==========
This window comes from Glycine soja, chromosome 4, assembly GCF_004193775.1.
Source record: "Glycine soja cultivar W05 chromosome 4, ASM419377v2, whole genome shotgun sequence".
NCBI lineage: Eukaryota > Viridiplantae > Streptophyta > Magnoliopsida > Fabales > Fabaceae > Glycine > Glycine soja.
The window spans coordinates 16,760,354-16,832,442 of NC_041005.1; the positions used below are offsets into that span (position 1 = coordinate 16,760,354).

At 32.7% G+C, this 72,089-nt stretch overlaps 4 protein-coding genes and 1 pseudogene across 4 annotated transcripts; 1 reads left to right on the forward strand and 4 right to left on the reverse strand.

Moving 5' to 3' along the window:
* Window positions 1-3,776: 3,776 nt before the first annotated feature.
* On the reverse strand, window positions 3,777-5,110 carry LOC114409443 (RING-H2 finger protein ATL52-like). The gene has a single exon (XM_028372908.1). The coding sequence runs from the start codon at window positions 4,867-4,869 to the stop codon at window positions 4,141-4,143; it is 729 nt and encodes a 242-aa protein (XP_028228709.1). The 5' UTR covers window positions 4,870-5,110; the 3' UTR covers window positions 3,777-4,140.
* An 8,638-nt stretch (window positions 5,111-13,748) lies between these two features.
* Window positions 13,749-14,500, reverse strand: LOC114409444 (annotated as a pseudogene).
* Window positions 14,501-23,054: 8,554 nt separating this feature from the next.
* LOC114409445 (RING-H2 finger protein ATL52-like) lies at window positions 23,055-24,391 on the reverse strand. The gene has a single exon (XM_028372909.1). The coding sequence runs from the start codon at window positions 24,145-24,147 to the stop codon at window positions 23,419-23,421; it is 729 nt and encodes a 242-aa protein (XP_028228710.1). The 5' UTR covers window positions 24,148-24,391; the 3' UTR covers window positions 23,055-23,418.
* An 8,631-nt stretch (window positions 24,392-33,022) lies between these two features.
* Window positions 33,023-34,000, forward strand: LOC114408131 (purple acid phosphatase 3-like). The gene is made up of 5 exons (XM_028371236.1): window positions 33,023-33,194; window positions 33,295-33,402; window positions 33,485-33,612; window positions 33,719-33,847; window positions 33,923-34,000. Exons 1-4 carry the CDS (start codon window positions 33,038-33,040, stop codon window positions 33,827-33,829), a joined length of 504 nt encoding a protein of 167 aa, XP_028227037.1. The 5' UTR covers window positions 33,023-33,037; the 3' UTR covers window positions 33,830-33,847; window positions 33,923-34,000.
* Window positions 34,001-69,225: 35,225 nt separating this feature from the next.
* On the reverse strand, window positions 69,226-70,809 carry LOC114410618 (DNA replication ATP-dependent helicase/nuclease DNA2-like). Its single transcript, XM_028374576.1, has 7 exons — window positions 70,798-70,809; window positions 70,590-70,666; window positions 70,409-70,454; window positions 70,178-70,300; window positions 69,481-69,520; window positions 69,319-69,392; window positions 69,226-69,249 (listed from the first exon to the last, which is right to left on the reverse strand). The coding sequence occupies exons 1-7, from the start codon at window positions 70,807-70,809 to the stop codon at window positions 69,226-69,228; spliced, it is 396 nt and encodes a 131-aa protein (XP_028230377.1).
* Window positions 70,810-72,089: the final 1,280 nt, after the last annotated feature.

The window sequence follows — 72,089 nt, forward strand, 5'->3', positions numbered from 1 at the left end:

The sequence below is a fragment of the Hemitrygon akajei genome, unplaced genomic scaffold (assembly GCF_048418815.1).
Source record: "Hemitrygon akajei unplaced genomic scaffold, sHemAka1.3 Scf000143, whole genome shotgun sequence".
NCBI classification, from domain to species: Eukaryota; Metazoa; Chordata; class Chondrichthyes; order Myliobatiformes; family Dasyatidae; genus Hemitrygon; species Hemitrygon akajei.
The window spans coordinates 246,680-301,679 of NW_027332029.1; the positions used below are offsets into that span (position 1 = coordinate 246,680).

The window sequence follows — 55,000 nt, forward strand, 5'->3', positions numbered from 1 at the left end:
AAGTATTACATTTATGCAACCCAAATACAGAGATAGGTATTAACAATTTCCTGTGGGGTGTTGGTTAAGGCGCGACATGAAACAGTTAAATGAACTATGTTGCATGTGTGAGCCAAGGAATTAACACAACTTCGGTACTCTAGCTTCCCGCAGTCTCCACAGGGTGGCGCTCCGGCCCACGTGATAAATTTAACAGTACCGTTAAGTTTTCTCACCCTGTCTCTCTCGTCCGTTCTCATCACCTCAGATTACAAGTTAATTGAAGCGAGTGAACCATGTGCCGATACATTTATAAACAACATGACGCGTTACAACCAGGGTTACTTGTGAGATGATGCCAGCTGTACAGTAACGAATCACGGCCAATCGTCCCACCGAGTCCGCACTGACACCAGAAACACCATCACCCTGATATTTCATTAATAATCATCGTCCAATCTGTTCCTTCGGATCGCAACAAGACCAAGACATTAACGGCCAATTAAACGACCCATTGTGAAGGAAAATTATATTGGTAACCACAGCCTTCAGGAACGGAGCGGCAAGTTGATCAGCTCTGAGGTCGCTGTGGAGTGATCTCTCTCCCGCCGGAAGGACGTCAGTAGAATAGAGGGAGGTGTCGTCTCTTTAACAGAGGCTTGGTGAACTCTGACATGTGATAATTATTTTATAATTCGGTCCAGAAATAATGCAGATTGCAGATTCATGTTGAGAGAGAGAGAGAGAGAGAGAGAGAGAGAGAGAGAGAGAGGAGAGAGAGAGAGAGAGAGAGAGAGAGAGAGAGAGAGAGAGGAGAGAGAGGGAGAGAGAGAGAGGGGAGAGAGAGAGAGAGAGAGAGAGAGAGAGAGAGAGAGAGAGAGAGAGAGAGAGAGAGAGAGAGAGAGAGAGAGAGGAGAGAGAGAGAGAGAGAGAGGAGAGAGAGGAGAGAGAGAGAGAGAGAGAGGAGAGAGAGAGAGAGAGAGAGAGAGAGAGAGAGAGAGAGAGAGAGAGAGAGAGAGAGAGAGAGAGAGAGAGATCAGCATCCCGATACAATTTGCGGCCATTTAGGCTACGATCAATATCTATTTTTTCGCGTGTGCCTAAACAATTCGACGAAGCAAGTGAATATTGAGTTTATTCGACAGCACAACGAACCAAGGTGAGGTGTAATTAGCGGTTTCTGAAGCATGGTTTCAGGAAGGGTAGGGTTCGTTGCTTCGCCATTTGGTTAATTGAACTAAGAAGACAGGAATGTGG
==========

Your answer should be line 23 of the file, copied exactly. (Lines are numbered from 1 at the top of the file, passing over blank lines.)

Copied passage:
The window sequence follows — 55,000 nt, forward strand, 5'->3', positions numbered from 1 at the left end: